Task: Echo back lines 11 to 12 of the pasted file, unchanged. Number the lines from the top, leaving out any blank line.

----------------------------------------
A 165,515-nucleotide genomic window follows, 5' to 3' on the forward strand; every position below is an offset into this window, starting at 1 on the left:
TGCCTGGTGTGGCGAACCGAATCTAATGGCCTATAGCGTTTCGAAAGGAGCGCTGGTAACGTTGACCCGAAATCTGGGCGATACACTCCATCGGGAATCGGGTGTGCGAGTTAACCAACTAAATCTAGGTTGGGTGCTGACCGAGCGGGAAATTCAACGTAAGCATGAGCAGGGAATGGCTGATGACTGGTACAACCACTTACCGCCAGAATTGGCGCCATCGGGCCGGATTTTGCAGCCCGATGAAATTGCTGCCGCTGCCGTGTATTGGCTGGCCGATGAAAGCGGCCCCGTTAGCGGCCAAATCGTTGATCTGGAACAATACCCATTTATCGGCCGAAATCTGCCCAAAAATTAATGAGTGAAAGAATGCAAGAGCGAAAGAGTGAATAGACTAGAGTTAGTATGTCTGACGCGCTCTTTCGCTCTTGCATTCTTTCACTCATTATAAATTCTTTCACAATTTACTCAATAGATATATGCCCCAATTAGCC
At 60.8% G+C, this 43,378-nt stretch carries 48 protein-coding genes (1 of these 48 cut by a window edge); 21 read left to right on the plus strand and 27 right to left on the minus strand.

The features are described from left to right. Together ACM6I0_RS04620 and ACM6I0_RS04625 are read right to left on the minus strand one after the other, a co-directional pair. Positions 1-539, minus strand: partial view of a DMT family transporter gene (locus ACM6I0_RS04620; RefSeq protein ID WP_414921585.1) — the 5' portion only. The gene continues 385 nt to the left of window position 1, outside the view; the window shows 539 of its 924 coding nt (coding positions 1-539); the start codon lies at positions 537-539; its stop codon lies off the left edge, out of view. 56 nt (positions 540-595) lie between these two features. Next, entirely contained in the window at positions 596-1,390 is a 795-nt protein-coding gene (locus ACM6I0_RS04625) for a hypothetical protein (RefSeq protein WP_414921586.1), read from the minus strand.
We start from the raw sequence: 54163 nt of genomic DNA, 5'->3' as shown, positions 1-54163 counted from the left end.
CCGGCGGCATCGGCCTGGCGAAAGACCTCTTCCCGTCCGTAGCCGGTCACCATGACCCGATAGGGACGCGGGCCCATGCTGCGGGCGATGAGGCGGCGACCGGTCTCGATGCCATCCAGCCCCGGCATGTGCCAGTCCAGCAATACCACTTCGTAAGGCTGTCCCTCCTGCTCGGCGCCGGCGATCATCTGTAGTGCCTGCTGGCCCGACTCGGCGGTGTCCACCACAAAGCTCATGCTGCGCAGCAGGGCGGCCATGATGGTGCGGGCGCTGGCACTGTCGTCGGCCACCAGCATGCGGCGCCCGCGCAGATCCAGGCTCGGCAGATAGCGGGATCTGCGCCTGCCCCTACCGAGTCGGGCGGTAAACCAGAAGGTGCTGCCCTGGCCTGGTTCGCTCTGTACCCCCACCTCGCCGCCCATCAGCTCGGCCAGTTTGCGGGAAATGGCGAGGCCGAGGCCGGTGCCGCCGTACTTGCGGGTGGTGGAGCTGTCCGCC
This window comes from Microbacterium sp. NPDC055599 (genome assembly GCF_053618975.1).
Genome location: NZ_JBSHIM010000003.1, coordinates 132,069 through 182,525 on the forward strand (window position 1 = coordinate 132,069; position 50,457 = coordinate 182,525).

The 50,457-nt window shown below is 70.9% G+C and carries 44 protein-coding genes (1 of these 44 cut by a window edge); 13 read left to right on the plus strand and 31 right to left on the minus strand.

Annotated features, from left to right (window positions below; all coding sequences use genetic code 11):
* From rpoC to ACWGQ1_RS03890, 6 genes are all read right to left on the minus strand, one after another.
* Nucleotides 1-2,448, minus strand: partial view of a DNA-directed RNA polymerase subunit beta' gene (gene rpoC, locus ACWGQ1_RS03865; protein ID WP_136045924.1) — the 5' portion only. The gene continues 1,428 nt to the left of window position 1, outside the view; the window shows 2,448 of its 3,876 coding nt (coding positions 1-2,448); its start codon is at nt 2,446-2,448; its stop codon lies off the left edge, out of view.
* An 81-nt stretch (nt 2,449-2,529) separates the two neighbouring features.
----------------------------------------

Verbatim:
* From rpoC to ACWGQ1_RS03890, 6 genes are all read right to left on the minus strand, one after another.
* Nucleotides 1-2,448, minus strand: partial view of a DNA-directed RNA polymerase subunit beta' gene (gene rpoC, locus ACWGQ1_RS03865; protein ID WP_136045924.1) — the 5' portion only. The gene continues 1,428 nt to the left of window position 1, outside the view; the window shows 2,448 of its 3,876 coding nt (coding positions 1-2,448); its start codon is at nt 2,446-2,448; its stop codon lies off the left edge, out of view.